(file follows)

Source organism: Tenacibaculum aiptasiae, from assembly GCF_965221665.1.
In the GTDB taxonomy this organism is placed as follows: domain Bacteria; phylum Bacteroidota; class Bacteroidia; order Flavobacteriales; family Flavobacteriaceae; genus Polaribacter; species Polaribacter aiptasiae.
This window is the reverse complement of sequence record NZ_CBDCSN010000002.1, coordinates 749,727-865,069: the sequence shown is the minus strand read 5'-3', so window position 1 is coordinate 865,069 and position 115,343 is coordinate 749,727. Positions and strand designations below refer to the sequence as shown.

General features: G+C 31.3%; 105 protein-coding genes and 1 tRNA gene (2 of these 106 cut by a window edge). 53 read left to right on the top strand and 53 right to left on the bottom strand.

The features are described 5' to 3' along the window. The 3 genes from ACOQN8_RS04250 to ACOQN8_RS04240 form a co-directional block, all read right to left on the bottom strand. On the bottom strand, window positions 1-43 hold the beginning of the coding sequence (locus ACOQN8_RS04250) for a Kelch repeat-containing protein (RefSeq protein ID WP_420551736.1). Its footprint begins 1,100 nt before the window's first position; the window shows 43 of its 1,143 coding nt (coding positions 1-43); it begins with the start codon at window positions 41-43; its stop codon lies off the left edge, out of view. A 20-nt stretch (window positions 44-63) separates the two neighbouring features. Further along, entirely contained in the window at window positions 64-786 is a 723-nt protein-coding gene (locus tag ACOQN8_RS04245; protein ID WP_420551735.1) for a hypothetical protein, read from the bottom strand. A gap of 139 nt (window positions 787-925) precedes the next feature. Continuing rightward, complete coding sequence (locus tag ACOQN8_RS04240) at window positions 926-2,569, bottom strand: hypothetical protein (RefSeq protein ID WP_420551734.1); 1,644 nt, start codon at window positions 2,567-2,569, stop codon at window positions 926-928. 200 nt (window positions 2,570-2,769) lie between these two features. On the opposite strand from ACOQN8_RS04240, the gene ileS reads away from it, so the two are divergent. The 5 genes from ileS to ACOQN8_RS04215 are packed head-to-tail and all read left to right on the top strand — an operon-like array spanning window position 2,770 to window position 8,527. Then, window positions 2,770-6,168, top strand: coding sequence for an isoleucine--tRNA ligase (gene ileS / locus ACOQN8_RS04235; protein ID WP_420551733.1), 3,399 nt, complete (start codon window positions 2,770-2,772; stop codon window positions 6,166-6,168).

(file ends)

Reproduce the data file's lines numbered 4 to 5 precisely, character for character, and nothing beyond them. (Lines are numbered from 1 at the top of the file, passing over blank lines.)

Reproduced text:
General features: G+C 31.3%; 105 protein-coding genes and 1 tRNA gene (2 of these 106 cut by a window edge). 53 read left to right on the top strand and 53 right to left on the bottom strand.

The features are described 5' to 3' along the window. The 3 genes from ACOQN8_RS04250 to ACOQN8_RS04240 form a co-directional block, all read right to left on the bottom strand. On the bottom strand, window positions 1-43 hold the beginning of the coding sequence (locus ACOQN8_RS04250) for a Kelch repeat-containing protein (RefSeq protein ID WP_420551736.1). Its footprint begins 1,100 nt before the window's first position; the window shows 43 of its 1,143 coding nt (coding positions 1-43); it begins with the start codon at window positions 41-43; its stop codon lies off the left edge, out of view. A 20-nt stretch (window positions 44-63) separates the two neighbouring features. Further along, entirely contained in the window at window positions 64-786 is a 723-nt protein-coding gene (locus tag ACOQN8_RS04245; protein ID WP_420551735.1) for a hypothetical protein, read from the bottom strand. A gap of 139 nt (window positions 787-925) precedes the next feature. Continuing rightward, complete coding sequence (locus tag ACOQN8_RS04240) at window positions 926-2,569, bottom strand: hypothetical protein (RefSeq protein ID WP_420551734.1); 1,644 nt, start codon at window positions 2,567-2,569, stop codon at window positions 926-928. 200 nt (window positions 2,570-2,769) lie between these two features. On the opposite strand from ACOQN8_RS04240, the gene ileS reads away from it, so the two are divergent. The 5 genes from ileS to ACOQN8_RS04215 are packed head-to-tail and all read left to right on the top strand — an operon-like array spanning window position 2,770 to window position 8,527. Then, window positions 2,770-6,168, top strand: coding sequence for an isoleucine--tRNA ligase (gene ileS / locus ACOQN8_RS04235; protein ID WP_420551733.1), 3,399 nt, complete (start codon window positions 2,770-2,772; stop codon window positions 6,166-6,168).